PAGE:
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TIRF is pleased to announce that a Chinese translation of The Impact of English and Plurilingualism in Global Corporations has appeared in the 2010 English Career, Volumes 33 and  34 (June and October), a magazine which is published in Taiwan. We are grateful to the editors and to Ms. Kuan-Ling Lin and Mr. Chao-Min Hsu for the translation.

  • Dates: August 31 to September 2, 2017
  • Location: University of Leeds, United Kingdom
  • Call for Papers: March 12, 2017
  • Further Information: Contact Colin Reilly

New Ways to Support EMI Teachers, Students, and Schools

English-Medium Instruction (EMI) is the use of the English language to teach academic subjects in settings where English is not the most common language of education. Over the past two decades, the number of schools with EMI curricula has expanded dramatically because English is now essential for success in a variety of arenas, including politics, economics, technology, science, medicine, and media.

Context: EMI is experiencing growth in public sectors globally and is no longer limited to students at elite private academies and universities. However, research shows that issues persist in effectively implementing EMI in schools across all levels due to the complex nature of studying academic curriculum in a second or third language.

What the Research Says: A growing number of EMI programs encourage teachers to take advantage of students’ first language (L1) to deliver new skills and content in English. In this way, two languages are used to process content and support students in becoming fully bilingual and academically successful.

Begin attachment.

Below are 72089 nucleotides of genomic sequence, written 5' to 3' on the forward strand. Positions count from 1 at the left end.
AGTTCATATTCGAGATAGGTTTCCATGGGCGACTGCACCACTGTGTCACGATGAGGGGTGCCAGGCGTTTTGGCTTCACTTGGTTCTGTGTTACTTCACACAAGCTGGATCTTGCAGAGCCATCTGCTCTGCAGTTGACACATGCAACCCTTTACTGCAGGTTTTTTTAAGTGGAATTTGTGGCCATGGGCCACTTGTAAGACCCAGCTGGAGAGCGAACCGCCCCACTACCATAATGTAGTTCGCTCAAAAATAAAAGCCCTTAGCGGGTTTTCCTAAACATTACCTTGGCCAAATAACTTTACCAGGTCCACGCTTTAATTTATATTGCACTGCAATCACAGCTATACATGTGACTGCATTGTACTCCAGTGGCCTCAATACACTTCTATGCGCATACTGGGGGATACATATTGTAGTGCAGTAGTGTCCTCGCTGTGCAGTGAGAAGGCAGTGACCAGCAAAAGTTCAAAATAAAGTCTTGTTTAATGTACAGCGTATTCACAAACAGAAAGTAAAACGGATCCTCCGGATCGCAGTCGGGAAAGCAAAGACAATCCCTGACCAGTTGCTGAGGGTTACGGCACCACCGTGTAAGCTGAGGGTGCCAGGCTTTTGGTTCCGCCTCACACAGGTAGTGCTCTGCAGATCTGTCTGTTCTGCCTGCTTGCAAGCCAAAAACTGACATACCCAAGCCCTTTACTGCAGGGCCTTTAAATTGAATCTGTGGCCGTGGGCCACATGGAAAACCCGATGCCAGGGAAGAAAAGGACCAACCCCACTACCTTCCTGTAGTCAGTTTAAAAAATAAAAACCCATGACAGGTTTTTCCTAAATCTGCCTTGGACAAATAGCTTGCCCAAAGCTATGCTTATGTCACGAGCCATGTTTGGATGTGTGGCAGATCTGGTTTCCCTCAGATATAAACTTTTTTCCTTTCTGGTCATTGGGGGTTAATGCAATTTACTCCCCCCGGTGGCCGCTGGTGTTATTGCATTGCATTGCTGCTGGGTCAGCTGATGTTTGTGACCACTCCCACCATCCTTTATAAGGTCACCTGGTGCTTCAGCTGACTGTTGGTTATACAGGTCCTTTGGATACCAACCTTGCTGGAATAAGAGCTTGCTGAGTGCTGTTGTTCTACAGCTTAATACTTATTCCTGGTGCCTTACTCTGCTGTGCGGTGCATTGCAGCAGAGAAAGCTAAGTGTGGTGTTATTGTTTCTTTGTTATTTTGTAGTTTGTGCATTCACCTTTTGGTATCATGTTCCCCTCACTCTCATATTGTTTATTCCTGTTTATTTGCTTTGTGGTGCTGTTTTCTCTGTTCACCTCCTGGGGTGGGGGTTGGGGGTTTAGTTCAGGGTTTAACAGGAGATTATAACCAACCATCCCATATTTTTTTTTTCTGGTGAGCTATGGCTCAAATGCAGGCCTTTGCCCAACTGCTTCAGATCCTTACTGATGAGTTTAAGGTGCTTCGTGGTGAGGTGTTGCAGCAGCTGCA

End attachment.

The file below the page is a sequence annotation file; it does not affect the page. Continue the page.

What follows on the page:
Why it Matters: English is already the leading language of technology and medicine and is the business lingua franca. Young people are required to obtain a level of English proficiency not needed for previous generations. EMI can be foundational in the development of English language skills across the many disciplines required in modern education. Students with greater English proficiency have more university choices and greater career flexibility.

What’s Next: Globalization and EMI are interlinked: International students continue to look for programs providing EMI while English-medium institutions seek these students as a source of income and prestige. EMI will also continue to expand in primary and secondary sectors, in both private and public contexts. Research shows that students who begin an EMI program early in their education are often more successful throughout their learning in English-medium schools.

Read the Report:  In this recent report from TIRF and National Geographic Learning, author Tracey Gibbins sets the backdrop of EMI in today’s educational arena and shares where this approach to language education is heading. This paper is available in multiple languages. Use the following links to download the version of the paper you wish to read:

About the “TIRF Insights” Series: The “TIRF Insights” series profiles recent research in the field of English Language Teaching (ELT) in a practical and accessible format. Our publication is written for parents, teachers, school leaders, and all student advocates who want to review recent educational trends in a nonacademic way.

Click here to download the English version of TIRF Insights: English-Medium Instruction.

Calls to Action: Here is a set of discussion questions that will help you and your team take next steps toward adopting, implementing, and/or furthering EMI at your institution:

  1. What are some of the challenges learners face in EMI classrooms? Is there a discrepancy in English language proficiency levels among students in classrooms in our community? Are the materials used with our students suitable for all levels of English proficiency?
  2. Which cultural backgrounds are reflected in our school or community’s student body? How does this cultural mix play a role in our school or community’s EMI approach? How do we currently include and support all students? What more can we do?